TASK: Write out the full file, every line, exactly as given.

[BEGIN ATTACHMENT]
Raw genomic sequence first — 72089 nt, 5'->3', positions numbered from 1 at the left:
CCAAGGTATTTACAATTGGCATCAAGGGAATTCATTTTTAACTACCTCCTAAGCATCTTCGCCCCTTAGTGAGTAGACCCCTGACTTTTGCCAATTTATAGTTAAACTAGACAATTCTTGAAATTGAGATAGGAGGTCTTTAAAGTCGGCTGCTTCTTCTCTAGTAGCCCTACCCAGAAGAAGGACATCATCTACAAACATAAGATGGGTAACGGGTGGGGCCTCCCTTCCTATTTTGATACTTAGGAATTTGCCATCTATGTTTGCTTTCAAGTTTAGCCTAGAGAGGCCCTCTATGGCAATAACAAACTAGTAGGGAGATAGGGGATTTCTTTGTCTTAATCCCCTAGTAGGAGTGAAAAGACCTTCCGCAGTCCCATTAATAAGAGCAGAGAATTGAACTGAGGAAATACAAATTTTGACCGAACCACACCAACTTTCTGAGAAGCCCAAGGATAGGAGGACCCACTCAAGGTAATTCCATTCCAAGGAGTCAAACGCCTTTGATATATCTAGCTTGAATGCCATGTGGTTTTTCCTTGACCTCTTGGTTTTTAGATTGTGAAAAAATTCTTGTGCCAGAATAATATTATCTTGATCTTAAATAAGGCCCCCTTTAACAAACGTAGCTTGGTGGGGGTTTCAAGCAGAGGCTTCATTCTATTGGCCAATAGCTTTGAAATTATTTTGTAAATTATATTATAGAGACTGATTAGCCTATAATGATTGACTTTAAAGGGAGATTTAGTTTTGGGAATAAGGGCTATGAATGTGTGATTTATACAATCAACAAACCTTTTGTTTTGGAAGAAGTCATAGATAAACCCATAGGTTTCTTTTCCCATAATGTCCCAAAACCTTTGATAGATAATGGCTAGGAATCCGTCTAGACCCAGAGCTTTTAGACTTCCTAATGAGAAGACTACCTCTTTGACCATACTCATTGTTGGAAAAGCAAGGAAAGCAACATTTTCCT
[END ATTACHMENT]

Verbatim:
Raw genomic sequence first — 72089 nt, 5'->3', positions numbered from 1 at the left:
CCAAGGTATTTACAATTGGCATCAAGGGAATTCATTTTTAACTACCTCCTAAGCATCTTCGCCCCTTAGTGAGTAGACCCCTGACTTTTGCCAATTTATAGTTAAACTAGACAATTCTTGAAATTGAGATAGGAGGTCTTTAAAGTCGGCTGCTTCTTCTCTAGTAGCCCTACCCAGAAGAAGGACATCATCTACAAACATAAGATGGGTAACGGGTGGGGCCTCCCTTCCTATTTTGATACTTAGGAATTTGCCATCTATGTTTGCTTTCAAGTTTAGCCTAGAGAGGCCCTCTATGGCAATAACAAACTAGTAGGGAGATAGGGGATTTCTTTGTCTTAATCCCCTAGTAGGAGTGAAAAGACCTTCCGCAGTCCCATTAATAAGAGCAGAGAATTGAACTGAGGAAATACAAATTTTGACCGAACCACACCAACTTTCTGAGAAGCCCAAGGATAGGAGGACCCACTCAAGGTAATTCCATTCCAAGGAGTCAAACGCCTTTGATATATCTAGCTTGAATGCCATGTGGTTTTTCCTTGACCTCTTGGTTTTTAGATTGTGAAAAAATTCTTGTGCCAGAATAATATTATCTTGATCTTAAATAAGGCCCCCTTTAACAAACGTAGCTTGGTGGGGGTTTCAAGCAGAGGCTTCATTCTATTGGCCAATAGCTTTGAAATTATTTTGTAAATTATATTATAGAGACTGATTAGCCTATAATGATTGACTTTAAAGGGAGATTTAGTTTTGGGAATAAGGGCTATGAATGTGTGATTTATACAATCAACAAACCTTTTGTTTTGGAAGAAGTCATAGATAAACCCATAGGTTTCTTTTCCCATAATGTCCCAAAACCTTTGATAGATAATGGCTAGGAATCCGTCTAGACCCAGAGCTTTTAGACTTCCTAATGAGAAGACTACCTCTTTGACCATACTCATTGTTGGAAAAGCAAGGAAAGCAACATTTTCCT